We are born with coding to know what our body needs.  And try as we might, we don’t ever obliterate that intuitive sense.   If you’ve ever just absolutely craved a salad or needed a hamburger you know what I’m talking about.  You body sends messages all the time about the nutrients, vitamins and minerals that you need.  We coat that system with preservatives and sugar creating a scenario where we think we need preservatives and sugar, but listen a little deeper and you will find that you really want an apple with peanut putter, a vibrant salad, pasta with veggies….even that protein and iron rich hamburger on occasion.

Help your children hold on to their internal menu guide by having them play a conscious role in food choices.  Let them help you pick out fruits and veggies at the supermarket.  Make a menu with food choices that are easy for you to prepare and have them check off a food from each group (bread, fruit/veggie, protein and beverage) for breakfast and lunch.  Lead them towards healthier snacks like nuts, dried fruit, crackers and cheese, a scoop of peanut butter, yogurt and granola etc. 

Tell us about your favorite healthy snack?

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The most successful teams I have seen, from sports to the workplace to philanthropic groups, are ones on which every participant is working with others doing what each does best.  The teams that I watch fail are those where everyone is trying to be the star and no on wants to play a supporting role.  I was in 3rd grade PE class when I learned that winning was important to everyone.  Not being very coordinated and, quite frankly, caring more about friends than winning or losing, I was never first choice for any teams.  I remember being so very confused that people I thought were friends were choosing others for their team because they had a better chance of winning.  In sixth grade I realized that I was not in the “smartest” class, only the “second smartest” in my grade and I was too young to realize that in my case, changing classes meant going from the top of second to the bottom of first.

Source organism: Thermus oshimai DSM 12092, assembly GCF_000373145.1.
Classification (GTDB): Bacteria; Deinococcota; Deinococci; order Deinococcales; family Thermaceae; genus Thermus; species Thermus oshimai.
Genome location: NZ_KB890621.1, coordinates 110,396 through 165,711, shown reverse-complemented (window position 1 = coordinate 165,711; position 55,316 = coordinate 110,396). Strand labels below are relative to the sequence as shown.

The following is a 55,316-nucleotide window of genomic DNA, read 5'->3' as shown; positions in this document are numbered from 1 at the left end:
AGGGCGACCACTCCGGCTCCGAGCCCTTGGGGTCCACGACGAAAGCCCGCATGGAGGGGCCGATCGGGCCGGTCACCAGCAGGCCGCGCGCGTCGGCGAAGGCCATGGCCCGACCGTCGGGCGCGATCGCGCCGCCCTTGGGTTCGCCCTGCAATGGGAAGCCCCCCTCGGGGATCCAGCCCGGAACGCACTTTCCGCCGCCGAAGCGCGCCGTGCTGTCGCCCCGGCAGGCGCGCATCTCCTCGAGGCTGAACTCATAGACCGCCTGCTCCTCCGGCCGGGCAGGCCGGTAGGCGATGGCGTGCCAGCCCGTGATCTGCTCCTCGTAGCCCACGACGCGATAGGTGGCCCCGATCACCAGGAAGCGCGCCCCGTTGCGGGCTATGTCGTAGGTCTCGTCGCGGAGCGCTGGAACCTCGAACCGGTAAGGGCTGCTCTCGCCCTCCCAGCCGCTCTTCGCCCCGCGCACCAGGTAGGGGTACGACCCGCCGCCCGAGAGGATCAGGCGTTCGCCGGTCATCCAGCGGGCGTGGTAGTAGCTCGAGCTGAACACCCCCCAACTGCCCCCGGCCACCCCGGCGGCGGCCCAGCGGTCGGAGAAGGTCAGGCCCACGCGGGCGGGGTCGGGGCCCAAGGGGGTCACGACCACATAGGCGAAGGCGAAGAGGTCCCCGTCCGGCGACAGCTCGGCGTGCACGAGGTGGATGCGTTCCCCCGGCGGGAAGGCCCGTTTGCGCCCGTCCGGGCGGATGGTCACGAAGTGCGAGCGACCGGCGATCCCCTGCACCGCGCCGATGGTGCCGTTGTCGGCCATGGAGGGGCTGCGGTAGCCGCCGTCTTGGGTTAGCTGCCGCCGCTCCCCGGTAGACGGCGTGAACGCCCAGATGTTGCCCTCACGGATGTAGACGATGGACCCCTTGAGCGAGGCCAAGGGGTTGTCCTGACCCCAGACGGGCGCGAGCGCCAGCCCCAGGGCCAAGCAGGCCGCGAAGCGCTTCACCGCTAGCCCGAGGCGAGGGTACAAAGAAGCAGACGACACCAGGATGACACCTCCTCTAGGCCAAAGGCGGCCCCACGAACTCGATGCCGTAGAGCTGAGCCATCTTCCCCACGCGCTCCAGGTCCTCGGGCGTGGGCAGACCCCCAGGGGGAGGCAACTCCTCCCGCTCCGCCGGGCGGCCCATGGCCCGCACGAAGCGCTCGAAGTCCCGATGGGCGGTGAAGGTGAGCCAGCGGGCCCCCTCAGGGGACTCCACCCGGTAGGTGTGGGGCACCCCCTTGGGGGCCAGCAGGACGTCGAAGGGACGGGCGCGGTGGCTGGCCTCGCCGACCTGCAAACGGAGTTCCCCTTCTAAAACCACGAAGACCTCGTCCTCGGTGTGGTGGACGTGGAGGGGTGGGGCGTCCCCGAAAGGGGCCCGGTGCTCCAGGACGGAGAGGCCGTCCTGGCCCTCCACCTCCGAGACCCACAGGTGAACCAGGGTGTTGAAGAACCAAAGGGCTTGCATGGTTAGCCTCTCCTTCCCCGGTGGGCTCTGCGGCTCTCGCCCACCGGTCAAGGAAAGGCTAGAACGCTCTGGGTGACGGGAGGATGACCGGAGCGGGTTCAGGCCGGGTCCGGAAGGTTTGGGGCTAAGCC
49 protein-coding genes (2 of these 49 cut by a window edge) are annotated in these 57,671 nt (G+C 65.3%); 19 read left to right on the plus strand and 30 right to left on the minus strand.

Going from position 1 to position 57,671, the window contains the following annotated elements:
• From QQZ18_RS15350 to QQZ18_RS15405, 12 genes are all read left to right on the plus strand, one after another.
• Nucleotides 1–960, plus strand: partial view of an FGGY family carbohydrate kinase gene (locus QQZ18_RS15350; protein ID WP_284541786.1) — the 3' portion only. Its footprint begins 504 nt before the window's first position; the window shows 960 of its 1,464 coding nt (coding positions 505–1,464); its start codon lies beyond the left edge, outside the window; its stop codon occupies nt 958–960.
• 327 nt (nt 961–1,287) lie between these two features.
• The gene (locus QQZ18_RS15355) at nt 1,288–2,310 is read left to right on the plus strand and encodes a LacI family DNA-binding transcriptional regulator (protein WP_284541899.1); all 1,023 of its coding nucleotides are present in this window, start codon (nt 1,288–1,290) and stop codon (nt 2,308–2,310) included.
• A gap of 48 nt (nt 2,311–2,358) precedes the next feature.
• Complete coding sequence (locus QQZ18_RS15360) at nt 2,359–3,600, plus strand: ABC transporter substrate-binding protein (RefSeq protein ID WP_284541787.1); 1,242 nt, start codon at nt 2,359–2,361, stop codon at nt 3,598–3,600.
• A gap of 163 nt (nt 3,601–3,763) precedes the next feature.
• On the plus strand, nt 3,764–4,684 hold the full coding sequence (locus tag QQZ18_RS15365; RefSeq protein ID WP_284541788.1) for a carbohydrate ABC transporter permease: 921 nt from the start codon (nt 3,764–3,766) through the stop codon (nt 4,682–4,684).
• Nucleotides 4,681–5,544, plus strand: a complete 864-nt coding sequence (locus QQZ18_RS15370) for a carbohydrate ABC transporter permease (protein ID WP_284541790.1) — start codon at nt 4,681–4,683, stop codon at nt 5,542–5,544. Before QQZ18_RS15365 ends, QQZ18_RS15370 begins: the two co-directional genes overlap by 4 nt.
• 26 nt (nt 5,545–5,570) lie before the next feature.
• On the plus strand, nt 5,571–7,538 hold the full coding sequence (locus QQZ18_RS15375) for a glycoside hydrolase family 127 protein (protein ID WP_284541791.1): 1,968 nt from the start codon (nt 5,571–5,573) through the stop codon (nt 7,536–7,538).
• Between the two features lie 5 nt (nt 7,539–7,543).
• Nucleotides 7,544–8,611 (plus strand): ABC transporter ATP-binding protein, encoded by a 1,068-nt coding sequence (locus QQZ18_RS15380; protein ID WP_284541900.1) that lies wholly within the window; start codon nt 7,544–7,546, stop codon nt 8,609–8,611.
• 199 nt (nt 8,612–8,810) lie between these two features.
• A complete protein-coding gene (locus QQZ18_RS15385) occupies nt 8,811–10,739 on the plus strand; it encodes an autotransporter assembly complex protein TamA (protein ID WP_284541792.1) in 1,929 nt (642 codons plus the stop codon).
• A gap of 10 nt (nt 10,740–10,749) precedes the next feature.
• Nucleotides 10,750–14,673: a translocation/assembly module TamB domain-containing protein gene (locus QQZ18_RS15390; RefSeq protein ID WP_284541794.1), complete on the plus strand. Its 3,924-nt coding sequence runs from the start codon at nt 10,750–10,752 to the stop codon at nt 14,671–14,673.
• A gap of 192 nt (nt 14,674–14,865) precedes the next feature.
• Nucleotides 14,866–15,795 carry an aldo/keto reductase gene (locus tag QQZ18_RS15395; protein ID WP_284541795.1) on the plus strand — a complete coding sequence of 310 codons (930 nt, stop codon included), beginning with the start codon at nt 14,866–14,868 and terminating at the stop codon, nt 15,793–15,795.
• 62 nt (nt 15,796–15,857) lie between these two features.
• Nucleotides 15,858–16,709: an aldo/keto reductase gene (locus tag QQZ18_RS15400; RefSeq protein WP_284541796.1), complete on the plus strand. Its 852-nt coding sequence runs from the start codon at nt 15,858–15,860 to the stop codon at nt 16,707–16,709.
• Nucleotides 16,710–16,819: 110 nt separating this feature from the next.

To this day I have a problem with competition.  Yes, I realize that competition can push us to be better, give us something to strive for etc., but we are assuming that without competition we would turn into lumps.  Instead, I suggest that in fostering competition we are encouraging a society where there is a hierarchy of abilities instead of a society that recognizes each person for what they are good at.